- NVIDIA® GeForce® GTX 580 graphics processor
- Engine clock: 772 MHz
- 512 unified shaders
- Shader clock: 1544 MHz
- 1536MB of GDDR5 memory
- 384-bit memory interface
- Memory clock: 4008 MHz
- PCI Express 2.0 interface (Compatible with 1.1)
- Microsoft DirectX® 11 with Shader Model 5.0 and DirectCompute support
- OpenGL® 4.1 compatible
- NVIDIA® CUDA™ ready
- NVIDIA® 3D Vision™ Surround ready
- NVIDIA® SLI™ ready (3-way)
- Hardware video decode acceleration technology
- HDMI 1.4a compliant
- xvYCC Color & DeepColor compatible
- Hardware-accelerated Blu-ray 3D ready
- ZOTAC® Boost Premium software bundle included
Externally the box follows the fairly standard Zotac arrangement although it's slightly larger than some we've seen. The yellow always looks attractive and makes a lovely change from the blues, greens and reds that we are pretty sick of by now.
As well as a window, which for a graphics card is fairly pointless, the top of the box is clear in its entirety.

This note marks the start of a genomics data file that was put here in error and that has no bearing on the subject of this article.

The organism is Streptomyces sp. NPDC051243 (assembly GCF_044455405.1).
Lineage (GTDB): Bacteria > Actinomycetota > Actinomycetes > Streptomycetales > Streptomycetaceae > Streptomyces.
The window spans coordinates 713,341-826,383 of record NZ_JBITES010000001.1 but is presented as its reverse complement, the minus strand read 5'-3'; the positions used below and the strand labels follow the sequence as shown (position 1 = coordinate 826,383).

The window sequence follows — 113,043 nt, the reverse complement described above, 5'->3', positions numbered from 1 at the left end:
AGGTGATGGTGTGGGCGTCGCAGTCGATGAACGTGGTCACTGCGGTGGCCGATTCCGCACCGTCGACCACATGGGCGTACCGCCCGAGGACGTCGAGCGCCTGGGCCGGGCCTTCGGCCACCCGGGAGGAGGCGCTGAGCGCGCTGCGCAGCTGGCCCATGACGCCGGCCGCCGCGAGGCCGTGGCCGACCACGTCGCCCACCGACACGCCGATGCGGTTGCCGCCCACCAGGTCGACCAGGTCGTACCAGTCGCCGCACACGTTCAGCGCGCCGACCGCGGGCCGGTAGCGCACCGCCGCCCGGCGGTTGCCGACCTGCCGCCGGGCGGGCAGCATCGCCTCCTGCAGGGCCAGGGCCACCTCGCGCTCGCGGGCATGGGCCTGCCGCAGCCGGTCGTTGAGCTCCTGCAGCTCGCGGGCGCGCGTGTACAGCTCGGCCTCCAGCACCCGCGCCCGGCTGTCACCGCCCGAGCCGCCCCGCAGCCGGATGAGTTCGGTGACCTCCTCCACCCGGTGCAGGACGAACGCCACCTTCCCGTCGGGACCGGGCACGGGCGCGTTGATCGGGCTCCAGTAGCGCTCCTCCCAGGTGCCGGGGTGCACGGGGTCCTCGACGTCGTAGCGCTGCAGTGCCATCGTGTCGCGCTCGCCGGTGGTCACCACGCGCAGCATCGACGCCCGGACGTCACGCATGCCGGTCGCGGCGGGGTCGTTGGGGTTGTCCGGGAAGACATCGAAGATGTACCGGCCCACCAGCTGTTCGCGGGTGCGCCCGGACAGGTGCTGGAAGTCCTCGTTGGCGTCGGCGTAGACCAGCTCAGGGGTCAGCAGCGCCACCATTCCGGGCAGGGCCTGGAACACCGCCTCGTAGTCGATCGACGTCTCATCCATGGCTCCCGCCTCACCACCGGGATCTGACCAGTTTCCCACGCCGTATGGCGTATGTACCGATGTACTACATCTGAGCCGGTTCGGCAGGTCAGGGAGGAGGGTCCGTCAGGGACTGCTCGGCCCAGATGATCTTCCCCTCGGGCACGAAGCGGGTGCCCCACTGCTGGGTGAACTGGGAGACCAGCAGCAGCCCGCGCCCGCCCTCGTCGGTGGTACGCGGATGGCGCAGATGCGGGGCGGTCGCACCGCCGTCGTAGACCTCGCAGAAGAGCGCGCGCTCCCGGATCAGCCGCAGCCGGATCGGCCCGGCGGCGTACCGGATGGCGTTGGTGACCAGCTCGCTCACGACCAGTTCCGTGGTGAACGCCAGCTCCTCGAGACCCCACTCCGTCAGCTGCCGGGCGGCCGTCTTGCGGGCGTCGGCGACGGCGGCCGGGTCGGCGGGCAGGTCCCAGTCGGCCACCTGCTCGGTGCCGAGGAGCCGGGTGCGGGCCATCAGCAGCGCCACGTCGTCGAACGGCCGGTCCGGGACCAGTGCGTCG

Inside we have the copy of Prince of Persia Sands of Time, the driver disk and manual, and a fairly standard set of cables.
There must be some serious trickery going on in the wafers because the original cooler for the GTX480 was an absolute beast of a thing and yet the allegedly cooler and quieter GTX580 heatsink reminds us of nothing so much as the GTX285. If you were the proud owner of one of those you'll know they were amazing at being both of those things we love so much.
In keeping with the evolution of the GTX580 it needs a 8 and 6pin PCIe power despite having more go than its predecessor.
At the business end everything is fairly standard as befits a reference design, although it is odd to see the PCI bracket slightly lower than it should be. Not an issue at all, just a curiosity.
There is a much larger area around the fan to draw cool air in which is a boon if you're an SLI fan. So often card designs don't take into account that you might be running a pair so it's nice to see yet another small touch that can make the difference.
Up Close Cont
Under the shroud the GF110 is revealed in all its glory. A serious amount of holes around the GPU socket make sure the heatsink base is kept in very firm contact at all times.
Speaking of the heatsink it's actually a lot like any other heatsink you've seen from underneath, although there is a lot more ventilation around the fan than we normally see.